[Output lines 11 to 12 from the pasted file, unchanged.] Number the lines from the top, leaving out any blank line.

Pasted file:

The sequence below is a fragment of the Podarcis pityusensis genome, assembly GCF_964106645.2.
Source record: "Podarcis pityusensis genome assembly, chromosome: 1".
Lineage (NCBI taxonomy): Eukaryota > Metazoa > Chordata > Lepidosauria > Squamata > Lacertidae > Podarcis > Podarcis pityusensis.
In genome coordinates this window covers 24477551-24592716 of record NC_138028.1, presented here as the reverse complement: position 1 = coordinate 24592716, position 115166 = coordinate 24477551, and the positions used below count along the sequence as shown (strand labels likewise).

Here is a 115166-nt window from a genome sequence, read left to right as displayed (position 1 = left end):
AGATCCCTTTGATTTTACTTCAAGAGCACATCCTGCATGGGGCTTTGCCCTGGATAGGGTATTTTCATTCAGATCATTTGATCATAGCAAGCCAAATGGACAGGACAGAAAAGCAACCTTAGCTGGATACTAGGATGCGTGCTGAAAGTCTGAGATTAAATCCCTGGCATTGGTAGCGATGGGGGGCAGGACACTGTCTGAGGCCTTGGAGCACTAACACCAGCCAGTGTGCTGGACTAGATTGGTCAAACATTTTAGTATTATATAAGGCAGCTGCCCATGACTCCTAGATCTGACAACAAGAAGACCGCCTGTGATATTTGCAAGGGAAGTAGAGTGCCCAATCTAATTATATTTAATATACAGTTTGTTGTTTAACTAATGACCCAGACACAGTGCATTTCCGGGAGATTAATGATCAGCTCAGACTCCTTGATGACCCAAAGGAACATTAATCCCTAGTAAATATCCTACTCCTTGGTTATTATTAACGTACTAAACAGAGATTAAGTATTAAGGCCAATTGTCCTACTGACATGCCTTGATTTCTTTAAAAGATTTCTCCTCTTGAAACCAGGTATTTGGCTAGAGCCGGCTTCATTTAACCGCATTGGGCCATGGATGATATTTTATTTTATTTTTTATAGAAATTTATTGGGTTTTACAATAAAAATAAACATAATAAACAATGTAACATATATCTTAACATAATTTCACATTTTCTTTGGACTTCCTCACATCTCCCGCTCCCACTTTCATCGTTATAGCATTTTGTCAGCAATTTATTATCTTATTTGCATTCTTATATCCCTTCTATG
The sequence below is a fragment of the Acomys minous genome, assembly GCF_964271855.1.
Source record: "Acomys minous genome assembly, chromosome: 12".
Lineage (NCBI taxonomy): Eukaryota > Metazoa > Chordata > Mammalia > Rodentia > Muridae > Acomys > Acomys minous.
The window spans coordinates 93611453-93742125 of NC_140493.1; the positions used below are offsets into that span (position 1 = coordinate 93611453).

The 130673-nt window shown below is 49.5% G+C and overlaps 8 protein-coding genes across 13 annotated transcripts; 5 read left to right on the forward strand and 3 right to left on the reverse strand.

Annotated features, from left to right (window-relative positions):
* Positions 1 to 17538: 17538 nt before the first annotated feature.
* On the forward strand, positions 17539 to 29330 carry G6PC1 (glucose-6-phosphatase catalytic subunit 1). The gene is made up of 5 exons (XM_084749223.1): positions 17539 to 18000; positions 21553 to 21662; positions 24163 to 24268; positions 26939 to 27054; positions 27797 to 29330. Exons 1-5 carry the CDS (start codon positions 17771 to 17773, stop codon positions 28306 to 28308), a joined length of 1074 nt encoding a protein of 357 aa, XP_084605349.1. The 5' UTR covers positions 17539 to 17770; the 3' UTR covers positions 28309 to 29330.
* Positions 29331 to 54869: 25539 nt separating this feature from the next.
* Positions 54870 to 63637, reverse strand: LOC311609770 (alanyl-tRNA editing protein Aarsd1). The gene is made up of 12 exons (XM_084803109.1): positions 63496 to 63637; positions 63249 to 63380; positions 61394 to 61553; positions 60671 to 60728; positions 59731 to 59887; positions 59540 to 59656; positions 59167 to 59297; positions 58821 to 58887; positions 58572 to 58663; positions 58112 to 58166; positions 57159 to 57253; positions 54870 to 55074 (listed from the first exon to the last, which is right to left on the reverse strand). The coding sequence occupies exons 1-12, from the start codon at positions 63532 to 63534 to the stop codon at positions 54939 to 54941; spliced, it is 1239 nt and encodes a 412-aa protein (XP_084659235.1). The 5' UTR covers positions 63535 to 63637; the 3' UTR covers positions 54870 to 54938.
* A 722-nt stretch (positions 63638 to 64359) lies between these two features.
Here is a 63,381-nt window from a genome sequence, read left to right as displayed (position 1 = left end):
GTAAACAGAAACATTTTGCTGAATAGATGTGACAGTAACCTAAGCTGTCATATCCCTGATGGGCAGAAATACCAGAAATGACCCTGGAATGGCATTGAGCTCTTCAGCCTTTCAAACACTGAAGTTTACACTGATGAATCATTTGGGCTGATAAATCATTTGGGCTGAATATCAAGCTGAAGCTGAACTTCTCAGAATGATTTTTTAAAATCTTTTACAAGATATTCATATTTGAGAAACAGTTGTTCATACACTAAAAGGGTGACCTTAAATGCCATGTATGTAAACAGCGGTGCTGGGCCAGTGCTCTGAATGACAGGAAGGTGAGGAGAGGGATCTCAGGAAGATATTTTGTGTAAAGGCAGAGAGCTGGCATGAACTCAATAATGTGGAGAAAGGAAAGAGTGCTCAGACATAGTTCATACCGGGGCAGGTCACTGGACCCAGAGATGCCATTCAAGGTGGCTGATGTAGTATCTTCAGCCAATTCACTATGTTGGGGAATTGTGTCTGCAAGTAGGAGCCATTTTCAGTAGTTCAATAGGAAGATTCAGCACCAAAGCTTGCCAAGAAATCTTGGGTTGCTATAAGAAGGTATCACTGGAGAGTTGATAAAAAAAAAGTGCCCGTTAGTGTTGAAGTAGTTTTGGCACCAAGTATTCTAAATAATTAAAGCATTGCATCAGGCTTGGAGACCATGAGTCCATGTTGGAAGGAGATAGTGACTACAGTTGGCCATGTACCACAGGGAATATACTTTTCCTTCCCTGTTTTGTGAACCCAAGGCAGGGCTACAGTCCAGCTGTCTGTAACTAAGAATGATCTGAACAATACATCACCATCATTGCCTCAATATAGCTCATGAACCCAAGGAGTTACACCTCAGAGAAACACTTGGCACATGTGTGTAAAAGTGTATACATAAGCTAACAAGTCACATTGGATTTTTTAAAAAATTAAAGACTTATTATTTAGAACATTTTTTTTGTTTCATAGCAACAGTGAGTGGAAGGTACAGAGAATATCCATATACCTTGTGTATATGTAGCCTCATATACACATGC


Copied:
The 130673-nt window shown below is 49.5% G+C and overlaps 8 protein-coding genes across 13 annotated transcripts; 5 read left to right on the forward strand and 3 right to left on the reverse strand.

Annotated features, from left to right (window-relative positions):